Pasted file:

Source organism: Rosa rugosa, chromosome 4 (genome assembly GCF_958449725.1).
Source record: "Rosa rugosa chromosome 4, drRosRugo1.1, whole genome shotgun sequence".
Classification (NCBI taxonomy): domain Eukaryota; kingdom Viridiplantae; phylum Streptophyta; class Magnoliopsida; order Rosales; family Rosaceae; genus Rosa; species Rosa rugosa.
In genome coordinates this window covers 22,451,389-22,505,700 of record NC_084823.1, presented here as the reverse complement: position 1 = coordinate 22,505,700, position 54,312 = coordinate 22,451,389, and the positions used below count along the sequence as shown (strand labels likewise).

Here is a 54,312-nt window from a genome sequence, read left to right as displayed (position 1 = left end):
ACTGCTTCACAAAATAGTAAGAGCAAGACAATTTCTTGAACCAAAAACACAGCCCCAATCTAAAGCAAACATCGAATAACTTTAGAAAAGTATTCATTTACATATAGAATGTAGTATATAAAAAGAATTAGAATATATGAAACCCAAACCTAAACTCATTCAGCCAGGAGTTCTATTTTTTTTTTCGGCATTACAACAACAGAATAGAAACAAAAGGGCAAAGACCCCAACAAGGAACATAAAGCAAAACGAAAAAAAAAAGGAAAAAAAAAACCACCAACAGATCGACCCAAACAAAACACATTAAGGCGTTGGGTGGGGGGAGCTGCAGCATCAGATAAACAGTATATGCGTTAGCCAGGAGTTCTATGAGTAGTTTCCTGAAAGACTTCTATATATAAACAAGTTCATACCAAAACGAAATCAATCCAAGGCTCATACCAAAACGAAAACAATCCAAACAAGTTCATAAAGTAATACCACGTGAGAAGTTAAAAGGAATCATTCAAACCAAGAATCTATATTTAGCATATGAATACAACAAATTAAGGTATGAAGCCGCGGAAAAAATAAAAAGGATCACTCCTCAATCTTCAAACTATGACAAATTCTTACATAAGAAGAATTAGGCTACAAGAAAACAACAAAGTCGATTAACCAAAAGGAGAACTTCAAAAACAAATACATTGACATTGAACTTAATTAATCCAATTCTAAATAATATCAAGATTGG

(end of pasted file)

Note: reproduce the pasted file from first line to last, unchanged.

Source organism: Rosa rugosa, chromosome 4 (genome assembly GCF_958449725.1).
Source record: "Rosa rugosa chromosome 4, drRosRugo1.1, whole genome shotgun sequence".
Classification (NCBI taxonomy): domain Eukaryota; kingdom Viridiplantae; phylum Streptophyta; class Magnoliopsida; order Rosales; family Rosaceae; genus Rosa; species Rosa rugosa.
In genome coordinates this window covers 22,451,389-22,505,700 of record NC_084823.1, presented here as the reverse complement: position 1 = coordinate 22,505,700, position 54,312 = coordinate 22,451,389, and the positions used below count along the sequence as shown (strand labels likewise).

Here is a 54,312-nt window from a genome sequence, read left to right as displayed (position 1 = left end):
ACTGCTTCACAAAATAGTAAGAGCAAGACAATTTCTTGAACCAAAAACACAGCCCCAATCTAAAGCAAACATCGAATAACTTTAGAAAAGTATTCATTTACATATAGAATGTAGTATATAAAAAGAATTAGAATATATGAAACCCAAACCTAAACTCATTCAGCCAGGAGTTCTATTTTTTTTTTCGGCATTACAACAACAGAATAGAAACAAAAGGGCAAAGACCCCAACAAGGAACATAAAGCAAAACGAAAAAAAAAAGGAAAAAAAAAACCACCAACAGATCGACCCAAACAAAACACATTAAGGCGTTGGGTGGGGGGAGCTGCAGCATCAGATAAACAGTATATGCGTTAGCCAGGAGTTCTATGAGTAGTTTCCTGAAAGACTTCTATATATAAACAAGTTCATACCAAAACGAAATCAATCCAAGGCTCATACCAAAACGAAAACAATCCAAACAAGTTCATAAAGTAATACCACGTGAGAAGTTAAAAGGAATCATTCAAACCAAGAATCTATATTTAGCATATGAATACAACAAATTAAGGTATGAAGCCGCGGAAAAAATAAAAAGGATCACTCCTCAATCTTCAAACTATGACAAATTCTTACATAAGAAGAATTAGGCTACAAGAAAACAACAAAGTCGATTAACCAAAAGGAGAACTTCAAAAACAAATACATTGACATTGAACTTAATTAATCCAATTCTAAATAATATCAAGATTGG